Following my piece on Graphite last week, I promised I would write something about the other funds that presented at our listed private equity conference.
I wrote about JZ Capital in August 2012 and went into the story pretty thoroughly so there is not much point rehashing that for you, though it probably is worth mentioning that since then, JZ Capital’s discount has come in from well over 40% to a little over 25%.
The shares are up almost 30% and the substantial liquidity JZ Capital had then has been deployed into some interesting new businesses. I am surprised its discount is not even narrower given its yield but it is still a complex beast.
The other two funds, Private Equity Holding and Altamir, are technically slightly off-topic for this column as the first is listed in Zurich and the second in Paris. I think though that these funds are interesting and it is probably worth bringing them to your attention.
A Swiss twist
Private Equity Holding (PEH) is a fund of private equity funds managed by Alpha Associates from Zurich.
The fund listed in 1999 but quickly developed an over-commitment problem. In 2003, Alpha was brought in to sort out the mess and get the fund back on track. The performance record since 2004 is Alpha’s (NAV up 113%) and is all the better since the lessons of the early 2000s meant it did not have a liquidity problem in the credit crunch (PEH is currently 10.5% overcommitted, which is quite conservative).
Alpha is also the largest shareholder in the fund with circa 20% of the equity so has a big vested interest in making it perform.
Although the main focus is on investing in LPs, PEH does have some co-investments in direct private equity holdings. Another distinguishing feature is a significant weighting towards investments in Russia and Central & Eastern Europe, about 12% of the portfolio at the end of 2013.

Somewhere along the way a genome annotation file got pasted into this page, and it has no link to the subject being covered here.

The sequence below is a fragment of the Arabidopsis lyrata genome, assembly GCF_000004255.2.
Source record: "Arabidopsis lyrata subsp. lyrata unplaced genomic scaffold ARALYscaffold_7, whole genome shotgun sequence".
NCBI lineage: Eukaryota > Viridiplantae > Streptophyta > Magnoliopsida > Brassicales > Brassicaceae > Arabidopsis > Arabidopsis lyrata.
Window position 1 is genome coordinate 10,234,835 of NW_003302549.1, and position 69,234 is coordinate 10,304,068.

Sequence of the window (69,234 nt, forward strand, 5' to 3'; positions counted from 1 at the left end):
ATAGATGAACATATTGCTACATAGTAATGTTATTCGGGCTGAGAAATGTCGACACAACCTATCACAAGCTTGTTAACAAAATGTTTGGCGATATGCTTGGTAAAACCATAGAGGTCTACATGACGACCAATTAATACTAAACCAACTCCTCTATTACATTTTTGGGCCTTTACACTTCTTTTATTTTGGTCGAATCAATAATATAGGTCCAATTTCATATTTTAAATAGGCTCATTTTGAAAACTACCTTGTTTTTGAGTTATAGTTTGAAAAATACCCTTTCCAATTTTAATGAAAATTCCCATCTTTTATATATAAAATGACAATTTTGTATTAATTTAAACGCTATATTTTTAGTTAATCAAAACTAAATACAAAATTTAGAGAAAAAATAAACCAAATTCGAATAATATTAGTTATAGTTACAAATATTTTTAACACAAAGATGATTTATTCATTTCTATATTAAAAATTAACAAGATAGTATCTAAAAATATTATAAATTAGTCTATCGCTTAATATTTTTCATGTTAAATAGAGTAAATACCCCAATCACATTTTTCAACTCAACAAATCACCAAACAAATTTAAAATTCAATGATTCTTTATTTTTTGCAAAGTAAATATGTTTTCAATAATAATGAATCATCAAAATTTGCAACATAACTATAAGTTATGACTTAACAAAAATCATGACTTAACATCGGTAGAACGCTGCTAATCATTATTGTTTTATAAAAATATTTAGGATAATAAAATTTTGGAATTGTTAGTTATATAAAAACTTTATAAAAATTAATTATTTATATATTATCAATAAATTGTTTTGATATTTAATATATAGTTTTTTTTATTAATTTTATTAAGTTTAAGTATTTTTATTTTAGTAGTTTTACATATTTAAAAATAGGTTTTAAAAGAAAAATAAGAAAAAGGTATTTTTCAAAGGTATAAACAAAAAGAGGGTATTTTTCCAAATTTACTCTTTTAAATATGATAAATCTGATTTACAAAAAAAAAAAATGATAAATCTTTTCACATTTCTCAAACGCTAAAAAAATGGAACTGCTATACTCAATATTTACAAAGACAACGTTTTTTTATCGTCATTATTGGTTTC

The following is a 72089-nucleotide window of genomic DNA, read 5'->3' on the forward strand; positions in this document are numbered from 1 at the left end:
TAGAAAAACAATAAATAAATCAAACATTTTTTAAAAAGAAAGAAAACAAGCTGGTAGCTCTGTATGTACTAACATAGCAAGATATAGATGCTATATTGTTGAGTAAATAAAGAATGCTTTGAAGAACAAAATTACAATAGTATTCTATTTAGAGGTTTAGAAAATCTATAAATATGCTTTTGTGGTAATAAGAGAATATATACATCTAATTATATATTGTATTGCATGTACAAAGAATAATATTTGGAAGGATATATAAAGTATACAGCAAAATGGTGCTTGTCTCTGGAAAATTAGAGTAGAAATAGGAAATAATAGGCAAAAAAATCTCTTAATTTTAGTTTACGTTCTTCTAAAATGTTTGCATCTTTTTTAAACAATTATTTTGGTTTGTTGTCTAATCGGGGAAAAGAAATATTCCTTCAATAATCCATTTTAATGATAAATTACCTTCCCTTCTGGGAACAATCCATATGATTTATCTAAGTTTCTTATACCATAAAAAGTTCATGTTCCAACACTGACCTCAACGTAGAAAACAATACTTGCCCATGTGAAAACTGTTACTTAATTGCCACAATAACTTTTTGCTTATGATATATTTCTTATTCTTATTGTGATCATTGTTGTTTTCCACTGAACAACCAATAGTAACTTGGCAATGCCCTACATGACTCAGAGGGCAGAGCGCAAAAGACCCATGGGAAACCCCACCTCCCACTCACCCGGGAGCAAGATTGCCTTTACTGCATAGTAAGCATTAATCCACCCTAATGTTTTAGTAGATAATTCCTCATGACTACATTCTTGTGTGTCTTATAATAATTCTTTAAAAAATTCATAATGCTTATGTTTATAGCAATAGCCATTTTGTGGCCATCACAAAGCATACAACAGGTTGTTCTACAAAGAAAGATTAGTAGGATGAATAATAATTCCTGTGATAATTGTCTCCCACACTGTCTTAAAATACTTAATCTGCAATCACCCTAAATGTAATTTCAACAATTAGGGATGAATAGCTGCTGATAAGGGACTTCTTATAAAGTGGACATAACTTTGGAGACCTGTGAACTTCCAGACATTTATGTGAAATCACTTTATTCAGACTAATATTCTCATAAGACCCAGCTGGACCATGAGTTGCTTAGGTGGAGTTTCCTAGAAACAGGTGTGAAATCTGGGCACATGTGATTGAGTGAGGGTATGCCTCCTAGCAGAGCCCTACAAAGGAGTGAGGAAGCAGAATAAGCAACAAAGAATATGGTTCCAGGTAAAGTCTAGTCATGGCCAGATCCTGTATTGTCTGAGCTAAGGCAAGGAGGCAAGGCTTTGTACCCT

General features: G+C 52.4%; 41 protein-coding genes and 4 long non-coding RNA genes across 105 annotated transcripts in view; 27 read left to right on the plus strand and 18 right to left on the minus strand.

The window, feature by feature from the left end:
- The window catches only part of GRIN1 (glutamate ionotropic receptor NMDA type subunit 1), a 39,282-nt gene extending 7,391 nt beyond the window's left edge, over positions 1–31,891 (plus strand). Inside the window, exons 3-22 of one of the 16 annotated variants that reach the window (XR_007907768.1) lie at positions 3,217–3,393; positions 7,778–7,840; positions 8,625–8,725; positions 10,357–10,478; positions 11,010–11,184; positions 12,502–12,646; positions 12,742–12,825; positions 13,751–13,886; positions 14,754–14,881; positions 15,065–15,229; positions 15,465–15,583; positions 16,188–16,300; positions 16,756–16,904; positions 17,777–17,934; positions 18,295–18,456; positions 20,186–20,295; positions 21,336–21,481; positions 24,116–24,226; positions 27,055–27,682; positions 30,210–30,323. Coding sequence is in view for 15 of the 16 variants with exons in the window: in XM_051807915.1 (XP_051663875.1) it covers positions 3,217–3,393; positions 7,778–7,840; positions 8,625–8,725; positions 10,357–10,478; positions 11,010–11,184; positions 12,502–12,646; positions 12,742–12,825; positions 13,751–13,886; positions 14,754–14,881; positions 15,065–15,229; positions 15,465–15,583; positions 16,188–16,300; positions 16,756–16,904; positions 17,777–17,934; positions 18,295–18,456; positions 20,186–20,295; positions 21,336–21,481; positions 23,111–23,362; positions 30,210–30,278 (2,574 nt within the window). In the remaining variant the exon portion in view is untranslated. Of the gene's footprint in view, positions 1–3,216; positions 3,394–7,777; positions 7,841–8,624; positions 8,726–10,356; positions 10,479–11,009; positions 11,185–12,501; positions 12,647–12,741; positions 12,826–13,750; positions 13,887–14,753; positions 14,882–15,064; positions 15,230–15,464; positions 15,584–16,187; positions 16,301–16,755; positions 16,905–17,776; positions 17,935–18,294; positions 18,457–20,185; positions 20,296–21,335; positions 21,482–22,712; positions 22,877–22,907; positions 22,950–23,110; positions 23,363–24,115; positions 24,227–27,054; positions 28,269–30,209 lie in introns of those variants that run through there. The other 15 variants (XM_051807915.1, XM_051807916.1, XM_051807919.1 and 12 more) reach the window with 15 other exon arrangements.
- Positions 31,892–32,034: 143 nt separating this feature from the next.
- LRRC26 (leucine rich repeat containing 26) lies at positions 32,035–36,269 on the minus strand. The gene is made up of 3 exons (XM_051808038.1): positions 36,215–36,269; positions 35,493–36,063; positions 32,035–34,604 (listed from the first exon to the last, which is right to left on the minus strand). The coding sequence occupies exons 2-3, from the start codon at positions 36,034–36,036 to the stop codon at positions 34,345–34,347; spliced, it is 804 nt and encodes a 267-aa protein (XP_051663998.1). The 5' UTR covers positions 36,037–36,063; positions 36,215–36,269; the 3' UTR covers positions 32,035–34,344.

The balance of the fund is split roughly equally between US and Europe, with just 4% elsewhere. To try to keep the discount down, the fund is making regular annual distributions, CHF2.25 (£1.53) per share in 2013, and is currently buying back shares.
Over half of PEH is invested in leveraged buyouts (LBOs) but there is a 28% allocation to venture and the balance in special situations. PEH’s portfolio is spread across a range of industries and is fairly mature, which means it is positioned well if the IPO window stays open and M&A activity picks up this year (we’ll have to get past the current market wobble though).
It is worth remembering the NAV can benefit hugely from disposals – over the past 42 months, PEH’s average uplift on NAV two quarters before a sale to the day after a realisation is 53% on European investments and 31% on US investments. PEH is on around a 22% discount today and has a market cap of around £140 million.
Altamir is quite a different animal. It is a larger fund than PEH, with a market cap of €400 million. Essentially, it is a feeder fund for LPs managed by Apax and, as such, is the only pure play on Apax’s performance available to most investors.
It is legally a French SCA, a structure that gives you tax benefits as a French shareholder.
As part of the structure, it is not allowed to be geared more than 10%. Like PEH it makes regular distributions: 2-3% of NAV annually. Crucially, it has grand ambitions to double its size from €500 million to €1 billion and, I think, to achieve that it will have to bring its discount down from its current level of 24%.
Altamir holds two series of Apax LPs – those managed by Apax Partners France, where the latest fund is Apax France VIII, which invests in the francophone areas of Europe, and those managed by Apax Partners LLP in London, investing in the rest of Europe, North America and some emerging markets and currently investing on behalf of Apax VIII LP.
The companies that the French fund holds tend to be smaller (€100 million to €1 billion) than those targeted by Apax in London (€1 billion to €5 billion). The industry focus is on technology, media, telecoms, consumer, healthcare and financial services, and they are investing in LBOs or providing growth capital.
They like to take control of their investments and aim to make 3x their money.
The comeback trail
Altamir’s NAV took a hit in 2008 and has not yet surpassed its peak but it has been making steady upward progress over the past five or six years. Altamir is outperforming the French stock market and its peer group (based on LPX Europe).
Like PEH, Altamir can point to a record of substantial uplifts in NAV when making disposals – they say around 54% on average between 2004 and June 2013.
Altamir has a much more concentrated portfolio than PEH – 22 companies at the end of 2013 about 16 of which were in the French funds and six in the new London fund. This works out to about 55% by value of the fund being invested in France.
They plan to up the exposure to the London fund over time. Nine of these companies were acquired before 2008.
Like PEH, the managers have a substantial stake in the business – around 25%. They are not invested in or employed by Apax however, so they can be objective. They acknowledge the discount is too wide and are keen to close it.
James Carthew is a director of Marten & Co